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Our holdings include hundreds of glass and film negatives/transparencies that we've scanned ourselves; in addition, many other photos on this site were extracted from reference images (high-resolution tiffs) from the Library of Congress research archive. (To query the database click here.) They are adjusted, restored and reworked by your webmaster in accordance with his aesthetic sensibilities before being downsized and turned into the jpegs you see here. All of these images (including, but not limited to, "derivative works") are protected by copyright laws of the United States and other jurisdictions and may not be sold, reproduced or otherwise used for commercial purposes without permission.

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VINTAGRAPH • WPA • WWII • THE TOY DEPARTMENT, 1913

Guitar Hero: 1941

Guitar Hero: 1941

April 1941. "Entertainers at Negro tavern. South Side Chicago." On the left is Lonnie Johnson, noted bluesman and pioneering jazz guitarist. Who are the others? Medium format safety negative by Russell Lee. View full size.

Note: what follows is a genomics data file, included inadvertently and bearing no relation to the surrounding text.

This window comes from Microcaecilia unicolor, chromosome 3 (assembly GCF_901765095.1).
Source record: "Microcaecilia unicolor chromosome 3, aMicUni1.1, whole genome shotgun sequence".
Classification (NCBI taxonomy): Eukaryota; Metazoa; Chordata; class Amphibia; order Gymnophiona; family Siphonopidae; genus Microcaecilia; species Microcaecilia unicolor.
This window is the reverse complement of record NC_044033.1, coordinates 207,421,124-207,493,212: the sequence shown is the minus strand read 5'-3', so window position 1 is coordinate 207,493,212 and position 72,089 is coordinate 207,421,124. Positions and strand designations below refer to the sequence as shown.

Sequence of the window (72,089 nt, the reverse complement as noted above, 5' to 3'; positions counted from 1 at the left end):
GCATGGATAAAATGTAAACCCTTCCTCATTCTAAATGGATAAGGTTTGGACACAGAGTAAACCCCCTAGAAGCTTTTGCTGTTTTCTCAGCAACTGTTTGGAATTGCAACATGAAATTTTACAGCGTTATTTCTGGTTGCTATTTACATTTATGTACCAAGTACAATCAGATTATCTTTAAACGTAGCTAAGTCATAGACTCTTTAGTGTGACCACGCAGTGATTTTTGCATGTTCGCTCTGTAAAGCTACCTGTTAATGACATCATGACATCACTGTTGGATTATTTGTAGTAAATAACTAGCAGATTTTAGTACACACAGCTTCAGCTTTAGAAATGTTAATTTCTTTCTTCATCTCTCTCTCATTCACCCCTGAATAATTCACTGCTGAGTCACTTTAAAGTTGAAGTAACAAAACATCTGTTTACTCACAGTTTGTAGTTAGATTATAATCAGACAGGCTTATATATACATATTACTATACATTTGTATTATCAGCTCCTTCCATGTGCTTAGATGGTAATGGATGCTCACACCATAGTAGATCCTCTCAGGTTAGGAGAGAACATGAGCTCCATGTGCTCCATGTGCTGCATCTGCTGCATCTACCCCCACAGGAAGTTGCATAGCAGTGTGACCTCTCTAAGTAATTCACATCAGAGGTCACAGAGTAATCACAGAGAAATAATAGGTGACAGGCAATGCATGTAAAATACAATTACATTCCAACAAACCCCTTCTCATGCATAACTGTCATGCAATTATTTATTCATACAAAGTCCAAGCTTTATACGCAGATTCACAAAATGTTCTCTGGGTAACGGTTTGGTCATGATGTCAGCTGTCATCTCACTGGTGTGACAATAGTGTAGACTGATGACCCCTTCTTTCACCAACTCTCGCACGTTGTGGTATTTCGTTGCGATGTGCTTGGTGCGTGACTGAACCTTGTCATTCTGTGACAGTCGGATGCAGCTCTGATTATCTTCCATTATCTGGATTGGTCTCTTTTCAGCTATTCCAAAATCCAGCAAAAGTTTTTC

Nice photo

Great to see such a sharp photo of Lonnie from that period. Too bad he abandoned the acoustic guitar—not to mention the 12-string.

Nomination

for the "Handsome Rakes" category. Yowza!

Another Night to Cry (1963)

Not Forgotten

I have one of his old 78's. "Tomorrow Night". Beautiful song. Smooth bluesman. I believe he could have been the forerunner of guys like Nat Cole, Charles Brown, and even T-bone Walker.

Lonnie Johnson Trio

This is most likely the trio formed by Lonnie Johnson in Chicago in the late 1930s, with Andrew Harris on the string bass and Dan Dixon on rhythm guitar at far right. Harris also played baritone sax and Dixon supplied vocals along with Johnson. The trio recorded four songs on acetate at the Boulevard Lounge in 1940.

Herringbone D-28

If you had that old Martin on the right today in that condition you could retire.

 
THE 100-YEAR-OLD PHOTO BLOG
Shorpy.com | History in HD is a vintage photo blog featuring thousands of high-definition images from the 1850s to 1950s. The site is named after Shorpy Higginbotham, a teenage coal miner who lived 100 years ago.

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